ISIS bomb attack on Yemeni mosque kills at least 28

Two consecutive ISIS bomb attacks on mosque in northern district of Yemeni capital Sanaa, kill at least 28 people while injuring 75

Photo by: Reuters
Photo by: Reuters

Investigators observe crime scene after a suicide bomb attack at a mosque in Sanaa by ISIS on March 20, 2015

Updated Sep 3, 2015

At least 28 people were killed and about 75 wounded in two bombings targeting a mosque in a northern district of the Yemeni capital Sanaa on Wednesday.

According to Yemeni officials, a suicide bomber blew himself up inside the mosque during the evening call to prayer, while a car bomb exploded outside the entrance.

Following the incident, the Yemeni branch of ISIS claimed responsibility for two bombings.

Witnesses who talked to the Associated Press news agency said the car bomb exploded while people were carrying the wounded out from inside the mosque, adding to the casualties.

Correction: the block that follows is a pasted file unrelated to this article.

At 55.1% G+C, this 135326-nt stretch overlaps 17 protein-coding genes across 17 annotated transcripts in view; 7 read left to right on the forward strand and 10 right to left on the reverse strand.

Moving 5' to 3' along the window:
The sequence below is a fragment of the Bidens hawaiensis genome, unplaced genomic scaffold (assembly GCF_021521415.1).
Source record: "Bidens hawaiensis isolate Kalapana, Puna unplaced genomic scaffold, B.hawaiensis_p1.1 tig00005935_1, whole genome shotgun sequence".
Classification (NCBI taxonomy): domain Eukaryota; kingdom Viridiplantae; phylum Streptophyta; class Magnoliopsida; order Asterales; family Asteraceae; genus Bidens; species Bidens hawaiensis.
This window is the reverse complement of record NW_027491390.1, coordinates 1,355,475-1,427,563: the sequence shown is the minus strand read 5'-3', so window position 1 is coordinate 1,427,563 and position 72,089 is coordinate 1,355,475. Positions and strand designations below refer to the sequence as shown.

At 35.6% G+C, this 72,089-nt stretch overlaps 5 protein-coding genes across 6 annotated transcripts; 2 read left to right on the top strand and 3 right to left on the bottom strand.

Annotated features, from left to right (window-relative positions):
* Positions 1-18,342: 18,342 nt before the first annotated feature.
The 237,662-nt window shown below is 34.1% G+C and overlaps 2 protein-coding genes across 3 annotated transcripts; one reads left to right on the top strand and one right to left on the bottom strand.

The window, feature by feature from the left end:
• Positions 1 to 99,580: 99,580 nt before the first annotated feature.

Meanwhile, medical officials said the death toll may rise with people now in operating rooms in several hospitals.

Yemeni officials stated that the attack happened at Al-Muayd Mosque in al-Garaf district, which is believed to be a stronghold of the Shia Houthi militia.

Earlier on Wednesday, two Red Cross aid workers were were shot dead in the northern Yemeni province of Amran by unknown assailants.

On July 20, another ISIS bomb attack hit the Moeed Mosque in Sanaa that killed at least five people.

Yemen descended into chaos last September when the Iranian-back Shiite Houthi militias overran the capital Sanaa. Earlier this year, the militia also managed to capture Yemen’s southern Aden province, from which Hadi – along with most of his government – fled to Saudi Arabia.

Saudi-led air strikes on Yemen started in March, when exiled President Abd Rabbuh Mansour Hadi called on Arab countries to help "save Yemen" after Houthi rebels overran the capital.

The UN has declared Yemen a level-three humanitarian emergency, the highest on the scale, after about 80 percent of the country’s population became in dire need of humanitarian aid.

Twenty million people in Yemen are in need of aid, with 13 million facing food shortages and 9.4 million having difficulty accessing drinking water.

TRTWorld and agencies